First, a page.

a slow boat to china
This fizzy oldenlandia drink from China is the "Chinese Perrier" - click for larger view
I remember the one time I've been to China. It was in 1996 and 2 friends and I decided that it would be fun to spend our summer vacation being a volunteer on the Doulos.
The Doulos is basically a giant floating, non-profit bookstore that sails around the Asia-Pacific. Once on board, one of my friends got assigned to the book warehouse, another as a deckhand (er, it's more like "housekeeping" since toilet cleaning usually took up her whole morning), and I had the pretty cushy job in the pantry section. That meant I helped with serving the 5 meals daily and cleaned up the canteen, together with a group of women mostly from Korea, Philippines, Denmark and the UK.
The ship docked at Shanghai after 3 days or so of bad-weather sailing from the Philippines.
And I remember watching the scene from the pantry windows as the ship entered the Shanghai harbour and thinking to myself, wow, what a way to arrive in Shanghai! Right by the Shanghai Tang! (cue music from the 80s Hongkong TV drama series)
Since then, I've not felt the urge to visit China and I don't think J and I will anytime soon. J's folks brought him to see their relatives in some village...and if you know J, you can imagine how torturous that trip must have been for Mr. No-dirty-toilets-please!
But I admit, having just started to read Zhang Yi He's (章诒和) book of memories 往事并不如烟, there's just a bit more curiosity now about that complex hulk of a nation.
Zhang Yi He is a researcher at the Chinese Institute of the Arts, and daughter of intellectual Zhang Bo Jun who was disgraced in a 1957 communist witchhunt for rightist elements. Dedicated to her father, her book recollects 6 figures from that tumultous period for intellectuals in modern Chinese history.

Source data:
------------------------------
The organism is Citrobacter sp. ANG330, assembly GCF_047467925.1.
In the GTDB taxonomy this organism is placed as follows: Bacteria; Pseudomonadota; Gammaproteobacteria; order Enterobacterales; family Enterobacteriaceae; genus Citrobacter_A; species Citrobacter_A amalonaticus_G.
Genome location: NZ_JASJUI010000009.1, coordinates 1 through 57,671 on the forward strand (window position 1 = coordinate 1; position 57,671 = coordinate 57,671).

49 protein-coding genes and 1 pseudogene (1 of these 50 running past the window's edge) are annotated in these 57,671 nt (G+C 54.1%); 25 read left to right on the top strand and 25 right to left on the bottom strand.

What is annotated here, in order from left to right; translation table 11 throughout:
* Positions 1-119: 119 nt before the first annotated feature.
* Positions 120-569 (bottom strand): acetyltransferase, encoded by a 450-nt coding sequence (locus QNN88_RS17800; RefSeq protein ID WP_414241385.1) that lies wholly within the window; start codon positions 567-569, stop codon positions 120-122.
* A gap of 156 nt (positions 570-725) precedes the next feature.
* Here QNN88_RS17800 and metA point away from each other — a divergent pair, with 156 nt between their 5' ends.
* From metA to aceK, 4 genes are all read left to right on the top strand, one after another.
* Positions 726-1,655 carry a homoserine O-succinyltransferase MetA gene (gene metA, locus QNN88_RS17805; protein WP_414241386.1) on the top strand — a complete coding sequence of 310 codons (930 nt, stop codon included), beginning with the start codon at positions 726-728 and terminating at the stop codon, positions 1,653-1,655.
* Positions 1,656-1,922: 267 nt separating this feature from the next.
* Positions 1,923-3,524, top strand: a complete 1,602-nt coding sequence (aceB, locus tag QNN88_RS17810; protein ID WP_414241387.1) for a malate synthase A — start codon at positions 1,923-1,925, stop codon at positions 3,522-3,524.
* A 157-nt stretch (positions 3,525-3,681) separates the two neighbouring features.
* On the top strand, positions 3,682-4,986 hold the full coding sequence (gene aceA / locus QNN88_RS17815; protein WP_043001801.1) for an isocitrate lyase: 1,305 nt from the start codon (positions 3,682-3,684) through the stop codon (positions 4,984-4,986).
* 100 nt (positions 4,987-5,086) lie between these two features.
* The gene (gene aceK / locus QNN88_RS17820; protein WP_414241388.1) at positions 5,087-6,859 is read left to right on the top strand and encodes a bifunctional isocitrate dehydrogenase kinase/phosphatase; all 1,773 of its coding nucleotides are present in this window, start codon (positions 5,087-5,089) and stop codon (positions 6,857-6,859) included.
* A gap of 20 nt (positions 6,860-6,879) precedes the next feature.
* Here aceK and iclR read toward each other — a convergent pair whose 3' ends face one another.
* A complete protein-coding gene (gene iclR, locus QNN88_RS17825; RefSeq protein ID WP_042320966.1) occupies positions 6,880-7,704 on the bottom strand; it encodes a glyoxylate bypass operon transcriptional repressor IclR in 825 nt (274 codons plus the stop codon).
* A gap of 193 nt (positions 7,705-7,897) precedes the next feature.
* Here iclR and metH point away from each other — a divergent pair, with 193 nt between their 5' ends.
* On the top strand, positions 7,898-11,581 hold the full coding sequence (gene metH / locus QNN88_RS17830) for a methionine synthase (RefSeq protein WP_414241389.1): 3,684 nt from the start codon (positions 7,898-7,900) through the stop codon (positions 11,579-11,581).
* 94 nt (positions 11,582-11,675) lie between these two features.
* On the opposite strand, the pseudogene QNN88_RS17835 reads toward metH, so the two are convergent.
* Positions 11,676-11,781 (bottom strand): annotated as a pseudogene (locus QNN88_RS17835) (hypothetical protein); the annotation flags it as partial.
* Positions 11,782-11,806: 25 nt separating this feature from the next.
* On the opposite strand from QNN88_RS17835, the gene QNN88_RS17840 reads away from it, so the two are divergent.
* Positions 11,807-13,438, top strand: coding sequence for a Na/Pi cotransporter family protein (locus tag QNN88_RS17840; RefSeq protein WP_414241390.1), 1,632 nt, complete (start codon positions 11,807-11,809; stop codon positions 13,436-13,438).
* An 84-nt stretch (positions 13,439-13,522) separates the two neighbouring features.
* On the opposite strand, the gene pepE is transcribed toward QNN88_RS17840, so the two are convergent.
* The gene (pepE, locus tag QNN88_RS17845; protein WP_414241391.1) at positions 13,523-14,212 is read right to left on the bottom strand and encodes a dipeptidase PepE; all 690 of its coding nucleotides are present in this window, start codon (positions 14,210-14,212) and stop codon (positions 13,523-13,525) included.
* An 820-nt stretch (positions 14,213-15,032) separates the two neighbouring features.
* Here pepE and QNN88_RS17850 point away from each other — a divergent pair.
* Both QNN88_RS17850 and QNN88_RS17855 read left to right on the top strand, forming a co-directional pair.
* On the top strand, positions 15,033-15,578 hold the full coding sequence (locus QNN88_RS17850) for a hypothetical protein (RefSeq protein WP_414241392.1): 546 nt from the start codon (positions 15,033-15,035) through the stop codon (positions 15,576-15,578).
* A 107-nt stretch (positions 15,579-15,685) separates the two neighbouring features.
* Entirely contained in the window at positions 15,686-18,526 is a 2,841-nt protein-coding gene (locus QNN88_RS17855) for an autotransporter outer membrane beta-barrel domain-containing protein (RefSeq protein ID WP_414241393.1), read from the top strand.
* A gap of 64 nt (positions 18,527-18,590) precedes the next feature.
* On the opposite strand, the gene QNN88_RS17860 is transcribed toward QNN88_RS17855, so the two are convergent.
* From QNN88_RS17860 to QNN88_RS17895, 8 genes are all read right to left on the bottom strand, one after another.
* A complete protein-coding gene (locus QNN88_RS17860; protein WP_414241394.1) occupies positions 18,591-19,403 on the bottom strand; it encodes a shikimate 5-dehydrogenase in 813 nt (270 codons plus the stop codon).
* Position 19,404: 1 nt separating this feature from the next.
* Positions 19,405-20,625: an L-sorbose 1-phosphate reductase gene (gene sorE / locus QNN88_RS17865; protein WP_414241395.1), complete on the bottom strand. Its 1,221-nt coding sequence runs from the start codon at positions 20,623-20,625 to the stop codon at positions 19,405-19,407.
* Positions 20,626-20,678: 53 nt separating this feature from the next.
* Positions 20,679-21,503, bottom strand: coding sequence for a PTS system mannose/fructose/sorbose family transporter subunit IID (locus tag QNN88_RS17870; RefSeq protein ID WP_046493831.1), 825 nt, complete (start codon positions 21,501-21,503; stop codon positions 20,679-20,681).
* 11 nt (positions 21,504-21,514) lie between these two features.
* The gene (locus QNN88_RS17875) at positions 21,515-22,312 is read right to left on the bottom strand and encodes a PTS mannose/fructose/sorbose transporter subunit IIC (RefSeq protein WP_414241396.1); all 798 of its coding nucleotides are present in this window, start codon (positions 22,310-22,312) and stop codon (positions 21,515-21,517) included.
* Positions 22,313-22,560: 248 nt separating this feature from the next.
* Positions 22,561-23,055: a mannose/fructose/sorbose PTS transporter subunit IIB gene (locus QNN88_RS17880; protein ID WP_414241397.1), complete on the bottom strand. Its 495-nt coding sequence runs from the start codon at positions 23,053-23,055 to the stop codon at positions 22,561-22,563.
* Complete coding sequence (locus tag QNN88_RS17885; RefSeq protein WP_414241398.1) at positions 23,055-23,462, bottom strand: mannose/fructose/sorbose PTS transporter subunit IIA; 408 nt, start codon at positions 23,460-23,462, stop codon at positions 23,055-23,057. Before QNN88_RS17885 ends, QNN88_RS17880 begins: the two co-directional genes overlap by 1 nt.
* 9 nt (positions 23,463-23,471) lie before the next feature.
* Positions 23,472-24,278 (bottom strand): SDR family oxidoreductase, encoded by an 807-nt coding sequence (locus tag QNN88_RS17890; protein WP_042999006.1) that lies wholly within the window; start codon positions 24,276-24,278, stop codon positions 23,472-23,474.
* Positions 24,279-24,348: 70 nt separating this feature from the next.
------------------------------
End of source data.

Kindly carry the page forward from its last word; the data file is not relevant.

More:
How to resist a book with such a poetic, defiant title? The phrase/idiom 往事如烟 literally means "the past is like smoke". But the title insists that this is not true (并不 = "in fact, it is not"). And on what basis does Zhang Yi He lay her charge against the accepted wisdom of that phrase? Nothing. Nothing, but the singular insistence that a person's memories, re-told, is enough to bear the weight of an accepted wisdom. And in many ways,the characters and drama in this book live out this poetry - their individual lives, drawn against the thick curtains of history.
Shi Liang in the 50s
The most moving chapter has as its central figure Shi Liang (1900-1985), the first minister of justice of the people's republic, and a leading figure in the Chinese women's movement. Shi Liang is a family friend, and Zhang Yi He recounts her childhood memories of Shi Liang with great admiration.
But we soon learnt that Shi Liang was also the one who had "betrayed" her father Zhang Bo Jun in the 1957 purging of rightist intellectuals. Strangely, Zhang appears to place little of blame on her. Perhaps it is because Zhang understands too well that no one, not even the admirable Shi Liang, was exempt from the pressures and forces of history and ideology in those years leading to the cultural revolution. In fact, years after the 1957 incident, Shi Liang was herself hauled up and humuliated by the Red Guards.
Zhang Bo Jun was in the crowd that day, specifically instructed by the red guards to attend. I guess because who watches you as you are being "corrected" by the red guards is part of the correction (aka punishment) itself. Shi Liang was called because her old love letters to a condemned rightist #1 Luo Sheng Ji was found among Luo's possessions. Old and ill with high blood pressure, the red guards made Shi Liang bend low as she was questioned. When finally asked on her relationship with Luo, she merely replied "I love him". Considering the times, she was one brave radical woman!
That one's love letters should outlive the object of one's love, and be dragged into the public realm of politics and ideology attests only to 1 thing - that the personal (relationships, memories) outlives and persists the twists and turns of history. Years after, on a visit to the elderly stateswoman Shi Liang, Zhang Yi He witnessed her break down in tears at the casual mention of her husband's passing and concludes:
bad, literal trans: yes, our weak lives may disappear any moment, everything can in a blink of an eye become nothing, given over to destruction, but the spirit of the dead and the feelings/emotions/sentiment of the living alone persist.
I am sure the China today where our more enterprising fellow-islanders are flocking to get a spoonful of that lucrative market is no more the China in Zhang Yi He's book. Times have changed. In most countries, the time for intellectuals has passed now that all the ideological battles have been fought, won, discounted and dis-armed. And maybe with the fiercely capitalist (or should I just call it avaricious) reality, 情感 may not even matter any more.
This is why we also, like Zhang Yi He, must remember and tell stories of what needs to be remembered. Then the past will not, in fact, be like smoke.